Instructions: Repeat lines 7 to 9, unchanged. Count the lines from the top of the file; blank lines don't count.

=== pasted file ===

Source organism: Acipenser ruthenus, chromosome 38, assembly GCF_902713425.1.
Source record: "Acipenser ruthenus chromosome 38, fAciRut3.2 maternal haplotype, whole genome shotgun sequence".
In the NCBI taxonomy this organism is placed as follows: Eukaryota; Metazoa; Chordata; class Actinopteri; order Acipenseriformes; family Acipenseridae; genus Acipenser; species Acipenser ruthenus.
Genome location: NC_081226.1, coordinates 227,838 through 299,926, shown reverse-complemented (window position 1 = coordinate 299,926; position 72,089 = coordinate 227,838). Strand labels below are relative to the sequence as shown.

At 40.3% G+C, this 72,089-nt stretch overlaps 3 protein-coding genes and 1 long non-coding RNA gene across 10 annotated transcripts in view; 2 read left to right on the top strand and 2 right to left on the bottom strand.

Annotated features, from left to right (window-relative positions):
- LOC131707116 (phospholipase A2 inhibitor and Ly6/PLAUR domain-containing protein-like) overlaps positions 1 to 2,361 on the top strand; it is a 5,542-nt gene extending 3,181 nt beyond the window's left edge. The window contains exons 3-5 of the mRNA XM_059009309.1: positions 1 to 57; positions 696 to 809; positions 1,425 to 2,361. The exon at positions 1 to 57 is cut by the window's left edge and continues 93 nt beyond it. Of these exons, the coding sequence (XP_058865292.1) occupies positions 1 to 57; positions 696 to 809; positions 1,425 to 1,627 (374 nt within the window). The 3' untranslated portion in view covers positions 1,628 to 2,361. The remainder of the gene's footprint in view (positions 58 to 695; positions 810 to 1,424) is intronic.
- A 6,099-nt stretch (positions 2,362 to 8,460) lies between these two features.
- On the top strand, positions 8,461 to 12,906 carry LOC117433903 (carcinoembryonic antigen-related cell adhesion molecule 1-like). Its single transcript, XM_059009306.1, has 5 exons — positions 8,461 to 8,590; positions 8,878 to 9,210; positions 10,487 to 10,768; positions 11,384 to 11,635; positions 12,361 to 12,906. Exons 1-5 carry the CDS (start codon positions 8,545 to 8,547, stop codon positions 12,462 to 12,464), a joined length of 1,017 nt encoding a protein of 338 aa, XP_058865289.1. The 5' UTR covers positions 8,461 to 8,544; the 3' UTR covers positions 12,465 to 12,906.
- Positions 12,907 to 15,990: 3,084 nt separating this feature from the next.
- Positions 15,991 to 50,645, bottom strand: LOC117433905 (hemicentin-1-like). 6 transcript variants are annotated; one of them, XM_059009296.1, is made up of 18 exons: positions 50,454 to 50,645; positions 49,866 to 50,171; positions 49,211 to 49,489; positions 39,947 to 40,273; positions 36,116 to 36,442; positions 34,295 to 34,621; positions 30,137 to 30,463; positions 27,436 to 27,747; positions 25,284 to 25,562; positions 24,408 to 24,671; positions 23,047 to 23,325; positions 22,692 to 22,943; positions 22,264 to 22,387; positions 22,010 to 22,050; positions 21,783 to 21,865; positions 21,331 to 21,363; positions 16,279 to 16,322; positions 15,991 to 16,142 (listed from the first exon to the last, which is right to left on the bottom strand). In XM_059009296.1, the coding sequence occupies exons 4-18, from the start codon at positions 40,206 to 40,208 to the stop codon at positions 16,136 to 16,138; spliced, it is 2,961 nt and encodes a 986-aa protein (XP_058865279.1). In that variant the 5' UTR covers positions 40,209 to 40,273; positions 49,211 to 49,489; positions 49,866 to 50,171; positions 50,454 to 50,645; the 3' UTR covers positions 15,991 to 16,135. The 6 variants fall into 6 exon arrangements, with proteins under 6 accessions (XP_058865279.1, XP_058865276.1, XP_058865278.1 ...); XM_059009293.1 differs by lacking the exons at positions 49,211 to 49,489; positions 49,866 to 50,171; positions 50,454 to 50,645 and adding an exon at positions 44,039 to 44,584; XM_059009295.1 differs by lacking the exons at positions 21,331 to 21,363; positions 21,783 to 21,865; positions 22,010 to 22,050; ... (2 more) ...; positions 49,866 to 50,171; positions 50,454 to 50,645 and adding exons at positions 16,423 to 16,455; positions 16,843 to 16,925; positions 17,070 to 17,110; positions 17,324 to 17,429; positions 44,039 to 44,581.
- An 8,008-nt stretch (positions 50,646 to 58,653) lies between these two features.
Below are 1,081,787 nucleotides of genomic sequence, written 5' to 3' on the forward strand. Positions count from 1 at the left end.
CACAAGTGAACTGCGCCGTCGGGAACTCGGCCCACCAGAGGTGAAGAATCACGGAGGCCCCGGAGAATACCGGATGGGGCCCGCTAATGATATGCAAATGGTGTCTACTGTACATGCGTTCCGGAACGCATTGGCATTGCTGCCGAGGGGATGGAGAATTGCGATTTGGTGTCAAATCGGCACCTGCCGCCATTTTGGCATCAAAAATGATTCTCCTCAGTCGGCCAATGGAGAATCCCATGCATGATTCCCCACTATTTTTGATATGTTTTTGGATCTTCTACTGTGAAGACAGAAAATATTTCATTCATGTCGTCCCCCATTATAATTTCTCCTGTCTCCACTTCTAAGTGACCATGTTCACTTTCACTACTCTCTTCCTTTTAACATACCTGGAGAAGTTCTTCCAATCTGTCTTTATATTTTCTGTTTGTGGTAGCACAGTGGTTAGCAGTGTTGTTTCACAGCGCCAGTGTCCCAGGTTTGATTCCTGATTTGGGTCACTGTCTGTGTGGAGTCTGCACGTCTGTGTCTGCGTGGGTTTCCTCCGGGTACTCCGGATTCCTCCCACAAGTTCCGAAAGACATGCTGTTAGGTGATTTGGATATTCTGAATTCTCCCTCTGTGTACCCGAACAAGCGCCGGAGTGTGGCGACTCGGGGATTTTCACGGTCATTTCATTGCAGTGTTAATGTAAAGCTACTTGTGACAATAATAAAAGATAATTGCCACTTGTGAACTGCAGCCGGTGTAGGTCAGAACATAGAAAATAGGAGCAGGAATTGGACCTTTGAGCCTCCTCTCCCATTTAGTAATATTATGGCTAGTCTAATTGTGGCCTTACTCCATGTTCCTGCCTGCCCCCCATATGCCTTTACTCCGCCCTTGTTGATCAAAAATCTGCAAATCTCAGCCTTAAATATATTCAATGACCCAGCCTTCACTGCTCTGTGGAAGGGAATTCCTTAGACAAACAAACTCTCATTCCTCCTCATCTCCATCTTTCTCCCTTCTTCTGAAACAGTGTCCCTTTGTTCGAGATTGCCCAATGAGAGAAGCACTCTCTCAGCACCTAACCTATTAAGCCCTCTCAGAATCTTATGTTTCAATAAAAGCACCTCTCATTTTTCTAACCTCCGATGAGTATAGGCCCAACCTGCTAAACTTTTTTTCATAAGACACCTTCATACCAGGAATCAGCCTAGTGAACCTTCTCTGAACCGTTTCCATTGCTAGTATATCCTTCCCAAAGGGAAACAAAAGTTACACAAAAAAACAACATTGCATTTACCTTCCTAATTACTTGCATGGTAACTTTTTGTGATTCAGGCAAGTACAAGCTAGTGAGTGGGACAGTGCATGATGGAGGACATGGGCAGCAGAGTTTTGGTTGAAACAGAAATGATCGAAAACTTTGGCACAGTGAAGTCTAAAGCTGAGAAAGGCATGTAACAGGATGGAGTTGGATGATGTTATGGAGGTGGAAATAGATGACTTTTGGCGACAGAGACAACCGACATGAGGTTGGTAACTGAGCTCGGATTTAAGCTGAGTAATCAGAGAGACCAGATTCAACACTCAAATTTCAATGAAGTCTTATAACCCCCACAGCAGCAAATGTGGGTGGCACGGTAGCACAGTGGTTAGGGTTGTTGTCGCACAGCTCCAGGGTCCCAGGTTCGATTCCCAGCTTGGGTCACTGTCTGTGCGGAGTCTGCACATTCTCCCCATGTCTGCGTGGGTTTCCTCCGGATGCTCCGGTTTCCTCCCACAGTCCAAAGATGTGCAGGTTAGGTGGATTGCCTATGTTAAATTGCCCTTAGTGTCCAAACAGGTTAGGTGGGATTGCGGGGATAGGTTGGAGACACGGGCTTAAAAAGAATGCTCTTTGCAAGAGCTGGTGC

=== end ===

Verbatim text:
- LOC131707116 (phospholipase A2 inhibitor and Ly6/PLAUR domain-containing protein-like) overlaps positions 1 to 2,361 on the top strand; it is a 5,542-nt gene extending 3,181 nt beyond the window's left edge. The window contains exons 3-5 of the mRNA XM_059009309.1: positions 1 to 57; positions 696 to 809; positions 1,425 to 2,361. The exon at positions 1 to 57 is cut by the window's left edge and continues 93 nt beyond it. Of these exons, the coding sequence (XP_058865292.1) occupies positions 1 to 57; positions 696 to 809; positions 1,425 to 1,627 (374 nt within the window). The 3' untranslated portion in view covers positions 1,628 to 2,361. The remainder of the gene's footprint in view (positions 58 to 695; positions 810 to 1,424) is intronic.
- A 6,099-nt stretch (positions 2,362 to 8,460) lies between these two features.
- On the top strand, positions 8,461 to 12,906 carry LOC117433903 (carcinoembryonic antigen-related cell adhesion molecule 1-like). Its single transcript, XM_059009306.1, has 5 exons — positions 8,461 to 8,590; positions 8,878 to 9,210; positions 10,487 to 10,768; positions 11,384 to 11,635; positions 12,361 to 12,906. Exons 1-5 carry the CDS (start codon positions 8,545 to 8,547, stop codon positions 12,462 to 12,464), a joined length of 1,017 nt encoding a protein of 338 aa, XP_058865289.1. The 5' UTR covers positions 8,461 to 8,544; the 3' UTR covers positions 12,465 to 12,906.